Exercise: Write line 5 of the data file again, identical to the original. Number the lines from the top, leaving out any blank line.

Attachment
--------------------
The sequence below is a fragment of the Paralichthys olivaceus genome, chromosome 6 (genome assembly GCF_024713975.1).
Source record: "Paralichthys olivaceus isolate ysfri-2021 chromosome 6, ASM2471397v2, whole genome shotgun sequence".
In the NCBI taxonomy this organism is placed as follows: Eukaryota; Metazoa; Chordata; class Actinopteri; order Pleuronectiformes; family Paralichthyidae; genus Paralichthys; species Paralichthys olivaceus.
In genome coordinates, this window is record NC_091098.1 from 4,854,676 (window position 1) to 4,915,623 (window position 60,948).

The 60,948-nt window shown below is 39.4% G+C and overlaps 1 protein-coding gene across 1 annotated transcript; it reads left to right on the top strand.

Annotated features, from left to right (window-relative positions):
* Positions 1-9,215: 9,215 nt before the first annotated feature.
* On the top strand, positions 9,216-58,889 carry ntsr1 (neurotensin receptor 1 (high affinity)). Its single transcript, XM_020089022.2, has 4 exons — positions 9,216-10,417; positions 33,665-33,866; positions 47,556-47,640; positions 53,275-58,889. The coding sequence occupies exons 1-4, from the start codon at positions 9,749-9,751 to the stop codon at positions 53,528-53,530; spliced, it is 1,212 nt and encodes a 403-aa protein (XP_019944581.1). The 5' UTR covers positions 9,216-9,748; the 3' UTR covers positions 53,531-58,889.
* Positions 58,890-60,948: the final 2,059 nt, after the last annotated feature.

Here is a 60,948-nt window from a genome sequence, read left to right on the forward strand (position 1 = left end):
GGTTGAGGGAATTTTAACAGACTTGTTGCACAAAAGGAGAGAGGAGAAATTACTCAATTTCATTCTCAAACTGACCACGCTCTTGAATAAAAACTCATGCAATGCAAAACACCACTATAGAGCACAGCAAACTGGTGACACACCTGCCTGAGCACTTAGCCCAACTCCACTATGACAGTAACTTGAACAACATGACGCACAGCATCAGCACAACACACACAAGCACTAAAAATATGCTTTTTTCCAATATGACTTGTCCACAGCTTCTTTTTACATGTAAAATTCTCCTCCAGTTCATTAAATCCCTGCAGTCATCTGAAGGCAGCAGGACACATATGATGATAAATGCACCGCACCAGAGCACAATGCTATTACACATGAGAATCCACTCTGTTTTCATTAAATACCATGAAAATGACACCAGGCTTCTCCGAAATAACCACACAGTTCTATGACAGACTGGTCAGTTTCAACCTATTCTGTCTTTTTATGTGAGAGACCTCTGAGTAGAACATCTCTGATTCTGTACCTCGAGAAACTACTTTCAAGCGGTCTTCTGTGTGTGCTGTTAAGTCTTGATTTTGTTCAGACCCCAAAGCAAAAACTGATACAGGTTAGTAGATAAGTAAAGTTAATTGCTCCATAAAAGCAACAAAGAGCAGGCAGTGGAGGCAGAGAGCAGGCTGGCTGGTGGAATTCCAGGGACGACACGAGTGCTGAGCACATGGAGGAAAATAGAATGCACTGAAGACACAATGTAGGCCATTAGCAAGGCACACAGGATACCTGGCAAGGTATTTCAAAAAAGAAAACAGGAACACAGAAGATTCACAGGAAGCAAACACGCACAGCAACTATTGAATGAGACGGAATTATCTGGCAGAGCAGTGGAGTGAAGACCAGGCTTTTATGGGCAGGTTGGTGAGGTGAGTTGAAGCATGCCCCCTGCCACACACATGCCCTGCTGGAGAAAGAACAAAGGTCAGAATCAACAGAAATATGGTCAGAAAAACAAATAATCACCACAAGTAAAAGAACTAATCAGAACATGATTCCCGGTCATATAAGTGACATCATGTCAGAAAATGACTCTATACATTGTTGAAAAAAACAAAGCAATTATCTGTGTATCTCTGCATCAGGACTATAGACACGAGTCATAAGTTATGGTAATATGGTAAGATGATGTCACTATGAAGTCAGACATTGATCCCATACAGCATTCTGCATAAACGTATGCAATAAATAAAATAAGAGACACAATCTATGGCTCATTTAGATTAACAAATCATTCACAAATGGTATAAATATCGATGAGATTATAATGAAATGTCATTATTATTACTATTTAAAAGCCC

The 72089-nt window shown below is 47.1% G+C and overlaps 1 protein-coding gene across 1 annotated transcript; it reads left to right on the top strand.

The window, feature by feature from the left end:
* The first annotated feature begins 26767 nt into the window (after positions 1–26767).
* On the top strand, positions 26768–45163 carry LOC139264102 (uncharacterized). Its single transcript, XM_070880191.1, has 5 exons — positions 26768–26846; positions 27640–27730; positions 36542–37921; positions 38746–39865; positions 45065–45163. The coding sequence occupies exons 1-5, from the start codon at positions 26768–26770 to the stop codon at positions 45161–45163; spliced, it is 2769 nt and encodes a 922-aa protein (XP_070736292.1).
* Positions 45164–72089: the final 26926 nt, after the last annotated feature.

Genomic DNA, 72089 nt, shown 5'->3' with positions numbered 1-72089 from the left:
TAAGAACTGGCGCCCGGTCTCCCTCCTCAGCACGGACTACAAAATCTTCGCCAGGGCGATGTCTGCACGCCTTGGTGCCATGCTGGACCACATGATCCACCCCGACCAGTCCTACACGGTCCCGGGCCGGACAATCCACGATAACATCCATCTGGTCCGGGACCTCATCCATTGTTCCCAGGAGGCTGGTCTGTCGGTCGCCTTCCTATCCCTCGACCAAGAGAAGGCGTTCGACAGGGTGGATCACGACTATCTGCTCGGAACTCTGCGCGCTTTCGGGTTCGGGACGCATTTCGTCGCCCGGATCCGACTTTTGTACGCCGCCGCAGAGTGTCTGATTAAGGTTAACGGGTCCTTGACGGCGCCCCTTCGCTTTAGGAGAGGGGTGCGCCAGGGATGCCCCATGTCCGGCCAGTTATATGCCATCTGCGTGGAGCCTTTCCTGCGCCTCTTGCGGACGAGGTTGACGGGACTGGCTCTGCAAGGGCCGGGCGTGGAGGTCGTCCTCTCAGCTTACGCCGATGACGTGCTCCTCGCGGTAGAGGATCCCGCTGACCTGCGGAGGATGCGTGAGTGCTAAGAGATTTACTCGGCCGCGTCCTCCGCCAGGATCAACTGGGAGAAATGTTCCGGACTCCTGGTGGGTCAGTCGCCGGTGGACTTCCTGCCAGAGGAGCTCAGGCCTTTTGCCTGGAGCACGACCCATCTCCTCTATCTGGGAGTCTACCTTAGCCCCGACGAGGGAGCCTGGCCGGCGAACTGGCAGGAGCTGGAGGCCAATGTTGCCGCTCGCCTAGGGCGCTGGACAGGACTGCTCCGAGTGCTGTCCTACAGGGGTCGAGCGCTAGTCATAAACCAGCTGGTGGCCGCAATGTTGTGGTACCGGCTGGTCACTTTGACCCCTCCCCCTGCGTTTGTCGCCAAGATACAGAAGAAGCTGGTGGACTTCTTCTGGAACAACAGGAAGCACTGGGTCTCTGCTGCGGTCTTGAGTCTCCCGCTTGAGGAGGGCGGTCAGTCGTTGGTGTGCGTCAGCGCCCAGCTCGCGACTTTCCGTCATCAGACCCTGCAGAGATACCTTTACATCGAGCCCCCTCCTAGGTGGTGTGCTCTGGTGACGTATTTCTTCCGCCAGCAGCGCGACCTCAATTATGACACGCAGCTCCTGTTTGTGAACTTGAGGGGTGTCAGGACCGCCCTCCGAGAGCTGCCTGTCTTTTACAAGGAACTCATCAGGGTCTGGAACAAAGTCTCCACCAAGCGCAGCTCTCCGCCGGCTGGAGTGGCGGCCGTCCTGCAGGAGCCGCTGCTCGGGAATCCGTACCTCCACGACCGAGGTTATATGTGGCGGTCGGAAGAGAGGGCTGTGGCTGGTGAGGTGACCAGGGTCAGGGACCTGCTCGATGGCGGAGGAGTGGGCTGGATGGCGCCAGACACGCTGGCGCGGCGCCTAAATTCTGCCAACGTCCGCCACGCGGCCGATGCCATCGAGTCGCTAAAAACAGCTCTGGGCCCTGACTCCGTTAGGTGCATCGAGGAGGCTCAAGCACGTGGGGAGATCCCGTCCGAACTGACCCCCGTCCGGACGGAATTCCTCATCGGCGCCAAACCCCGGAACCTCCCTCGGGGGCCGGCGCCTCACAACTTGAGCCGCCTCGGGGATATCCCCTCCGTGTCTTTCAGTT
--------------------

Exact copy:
The 60,948-nt window shown below is 39.4% G+C and overlaps 1 protein-coding gene across 1 annotated transcript; it reads left to right on the top strand.